Saturday, 26 October 2013
Before Midnight 
In Before Sunrise, Jesse (Ethan Hawke) and Céline (Julie Delpy) were youngsters filled with hope and idealism; in Before Sunset, when they bumped into each other 9 years later, cynicism and maturity had set in; and now 9 years later in Before Midnight, we find that their connect has taken the logical course towards matrimony. Linklater, in a masterstroke, divided the film into diametrically opposite halves from tonal standpoints – a ‘happy’ first half, and a ‘bitter’ second – and in the process brilliantly portrayed the complex relationship between love and marriage. In Greece on vacation, we see the couple enjoying a lovely light-hearted day with friends, and, having closely followed their journeys, we feel that these two independent minded people, who had displayed such instant chemistry in the earlier films, are in a state of conjugal bliss. However, as soon as they are alone in a hotel, things start going south, the indications of which had been actually provided earlier, albeit subtly. Her indecision about a job prospect and his guilt conscience on account of missing out on his teenage son’s growing up lead them towards increasingly ugly and vitriolic arguments. Even though the film ended on a heartwarming note we realize that their marriage has possibly reached its expiry date. Both Delpy and Hawke hit all the right notes as her emotional vulnerability and deep-rooted insecurity, and his coldly logical nature and regret for past failures, reach blistering loggerheads. The superbly written script imbued the protagonists and their interactions with profound and tragic depth that was deeply affecting. I sincerely hope that the incredibly ambitious and memorable ‘Before Series’ gets a final chapter 9 years later.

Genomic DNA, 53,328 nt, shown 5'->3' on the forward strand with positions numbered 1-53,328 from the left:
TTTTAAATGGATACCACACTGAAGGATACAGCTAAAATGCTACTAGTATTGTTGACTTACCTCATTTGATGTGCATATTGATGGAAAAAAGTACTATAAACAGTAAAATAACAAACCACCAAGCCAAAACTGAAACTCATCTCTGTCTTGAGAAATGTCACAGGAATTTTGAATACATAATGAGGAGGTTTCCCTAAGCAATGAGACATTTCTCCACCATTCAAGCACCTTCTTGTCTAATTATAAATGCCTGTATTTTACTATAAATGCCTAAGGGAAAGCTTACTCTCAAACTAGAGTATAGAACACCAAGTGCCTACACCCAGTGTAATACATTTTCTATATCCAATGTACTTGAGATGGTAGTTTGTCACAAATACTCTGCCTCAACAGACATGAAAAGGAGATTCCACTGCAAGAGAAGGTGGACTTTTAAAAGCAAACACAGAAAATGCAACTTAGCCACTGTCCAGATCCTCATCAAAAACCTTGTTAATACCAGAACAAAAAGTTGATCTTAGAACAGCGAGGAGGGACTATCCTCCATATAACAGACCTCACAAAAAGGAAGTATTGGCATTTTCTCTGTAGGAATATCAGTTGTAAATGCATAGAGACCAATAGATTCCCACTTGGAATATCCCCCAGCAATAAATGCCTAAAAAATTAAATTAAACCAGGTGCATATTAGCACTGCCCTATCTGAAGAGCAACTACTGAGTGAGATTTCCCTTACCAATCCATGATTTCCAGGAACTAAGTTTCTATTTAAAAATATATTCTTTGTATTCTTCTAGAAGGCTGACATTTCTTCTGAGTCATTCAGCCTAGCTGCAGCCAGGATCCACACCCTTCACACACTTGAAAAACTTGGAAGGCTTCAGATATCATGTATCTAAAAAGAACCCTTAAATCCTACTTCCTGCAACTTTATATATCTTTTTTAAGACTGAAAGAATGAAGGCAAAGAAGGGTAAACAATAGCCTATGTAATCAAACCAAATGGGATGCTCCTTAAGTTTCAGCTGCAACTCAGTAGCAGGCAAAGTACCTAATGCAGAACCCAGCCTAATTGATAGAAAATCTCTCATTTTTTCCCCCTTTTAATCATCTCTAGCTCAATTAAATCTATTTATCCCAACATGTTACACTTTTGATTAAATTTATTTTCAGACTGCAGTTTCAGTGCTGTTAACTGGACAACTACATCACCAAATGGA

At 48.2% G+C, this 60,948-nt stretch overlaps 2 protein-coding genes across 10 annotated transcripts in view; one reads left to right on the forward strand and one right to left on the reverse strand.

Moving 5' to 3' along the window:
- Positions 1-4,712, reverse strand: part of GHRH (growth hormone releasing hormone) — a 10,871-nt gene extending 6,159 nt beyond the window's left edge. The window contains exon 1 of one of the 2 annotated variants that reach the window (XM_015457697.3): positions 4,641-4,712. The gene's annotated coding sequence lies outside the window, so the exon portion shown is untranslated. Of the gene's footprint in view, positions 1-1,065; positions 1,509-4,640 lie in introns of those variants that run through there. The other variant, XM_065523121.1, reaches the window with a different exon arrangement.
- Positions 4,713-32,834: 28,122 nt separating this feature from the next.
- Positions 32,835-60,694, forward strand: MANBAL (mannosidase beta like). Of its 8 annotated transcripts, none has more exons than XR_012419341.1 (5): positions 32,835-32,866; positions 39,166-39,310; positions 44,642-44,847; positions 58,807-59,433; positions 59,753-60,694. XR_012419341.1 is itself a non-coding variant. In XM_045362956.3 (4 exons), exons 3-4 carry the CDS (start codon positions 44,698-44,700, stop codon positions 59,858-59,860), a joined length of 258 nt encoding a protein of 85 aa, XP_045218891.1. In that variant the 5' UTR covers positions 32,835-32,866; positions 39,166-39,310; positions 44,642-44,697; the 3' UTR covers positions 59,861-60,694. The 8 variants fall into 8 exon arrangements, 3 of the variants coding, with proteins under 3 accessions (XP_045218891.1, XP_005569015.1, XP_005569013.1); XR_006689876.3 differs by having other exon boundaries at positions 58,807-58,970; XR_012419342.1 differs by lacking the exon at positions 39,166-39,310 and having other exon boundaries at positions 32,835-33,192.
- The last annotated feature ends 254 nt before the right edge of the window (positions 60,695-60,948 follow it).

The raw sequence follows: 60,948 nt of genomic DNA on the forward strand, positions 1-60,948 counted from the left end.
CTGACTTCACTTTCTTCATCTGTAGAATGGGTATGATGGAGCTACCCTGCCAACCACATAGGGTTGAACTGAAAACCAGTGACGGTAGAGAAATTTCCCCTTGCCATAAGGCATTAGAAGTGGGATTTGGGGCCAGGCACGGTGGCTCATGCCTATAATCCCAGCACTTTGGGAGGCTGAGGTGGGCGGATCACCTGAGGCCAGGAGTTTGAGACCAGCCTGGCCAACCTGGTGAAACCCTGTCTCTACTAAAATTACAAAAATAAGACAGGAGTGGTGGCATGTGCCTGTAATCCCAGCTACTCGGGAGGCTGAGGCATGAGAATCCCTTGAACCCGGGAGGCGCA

Director: Richard Linklater
Genre: Drama/Psychological Drama/Marriage Drama